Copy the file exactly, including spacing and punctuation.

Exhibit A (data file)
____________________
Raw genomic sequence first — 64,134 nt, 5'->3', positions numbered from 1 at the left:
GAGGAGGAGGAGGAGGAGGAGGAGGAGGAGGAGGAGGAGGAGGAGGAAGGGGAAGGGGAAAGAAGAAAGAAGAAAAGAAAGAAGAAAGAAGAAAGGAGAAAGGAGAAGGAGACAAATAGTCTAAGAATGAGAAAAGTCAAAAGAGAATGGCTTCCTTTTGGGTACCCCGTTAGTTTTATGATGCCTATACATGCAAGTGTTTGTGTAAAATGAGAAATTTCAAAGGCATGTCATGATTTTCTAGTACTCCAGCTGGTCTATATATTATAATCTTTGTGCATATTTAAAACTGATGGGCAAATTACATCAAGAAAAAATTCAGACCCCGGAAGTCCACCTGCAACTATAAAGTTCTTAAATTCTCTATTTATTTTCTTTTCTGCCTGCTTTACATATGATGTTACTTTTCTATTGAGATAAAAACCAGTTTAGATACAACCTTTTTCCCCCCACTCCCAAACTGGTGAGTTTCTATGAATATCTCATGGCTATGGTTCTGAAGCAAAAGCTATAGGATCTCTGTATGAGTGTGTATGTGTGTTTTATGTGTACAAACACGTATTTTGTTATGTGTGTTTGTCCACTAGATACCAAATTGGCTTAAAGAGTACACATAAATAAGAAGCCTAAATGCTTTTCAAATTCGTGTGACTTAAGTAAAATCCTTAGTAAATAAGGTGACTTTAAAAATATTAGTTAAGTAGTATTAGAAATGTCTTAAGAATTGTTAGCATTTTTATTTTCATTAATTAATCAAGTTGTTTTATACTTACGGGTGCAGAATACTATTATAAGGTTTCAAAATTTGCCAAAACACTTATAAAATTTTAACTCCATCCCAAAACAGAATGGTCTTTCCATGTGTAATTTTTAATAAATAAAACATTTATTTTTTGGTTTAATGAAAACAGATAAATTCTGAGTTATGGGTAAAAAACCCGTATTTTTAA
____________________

Raw genomic sequence first — 64,134 nt, 5'->3', positions numbered from 1 at the left:
GAGGAGGAGGAGGAGGAGGAGGAGGAGGAGGAGGAGGAGGAGGAGGAAGGGGAAGGGGAAAGAAGAAAGAAGAAAAGAAAGAAGAAAGAAGAAAGGAGAAAGGAGAAGGAGACAAATAGTCTAAGAATGAGAAAAGTCAAAAGAGAATGGCTTCCTTTTGGGTACCCCGTTAGTTTTATGATGCCTATACATGCAAGTGTTTGTGTAAAATGAGAAATTTCAAAGGCATGTCATGATTTTCTAGTACTCCAGCTGGTCTATATATTATAATCTTTGTGCATATTTAAAACTGATGGGCAAATTACATCAAGAAAAAATTCAGACCCCGGAAGTCCACCTGCAACTATAAAGTTCTTAAATTCTCTATTTATTTTCTTTTCTGCCTGCTTTACATATGATGTTACTTTTCTATTGAGATAAAAACCAGTTTAGATACAACCTTTTTCCCCCCACTCCCAAACTGGTGAGTTTCTATGAATATCTCATGGCTATGGTTCTGAAGCAAAAGCTATAGGATCTCTGTATGAGTGTGTATGTGTGTTTTATGTGTACAAACACGTATTTTGTTATGTGTGTTTGTCCACTAGATACCAAATTGGCTTAAAGAGTACACATAAATAAGAAGCCTAAATGCTTTTCAAATTCGTGTGACTTAAGTAAAATCCTTAGTAAATAAGGTGACTTTAAAAATATTAGTTAAGTAGTATTAGAAATGTCTTAAGAATTGTTAGCATTTTTATTTTCATTAATTAATCAAGTTGTTTTATACTTACGGGTGCAGAATACTATTATAAGGTTTCAAAATTTGCCAAAACACTTATAAAATTTTAACTCCATCCCAAAACAGAATGGTCTTTCCATGTGTAATTTTTAATAAATAAAACATTTATTTTTTGGTTTAATGAAAACAGATAAATTCTGAGTTATGGGTAAAAAACCCGTATTTTTAA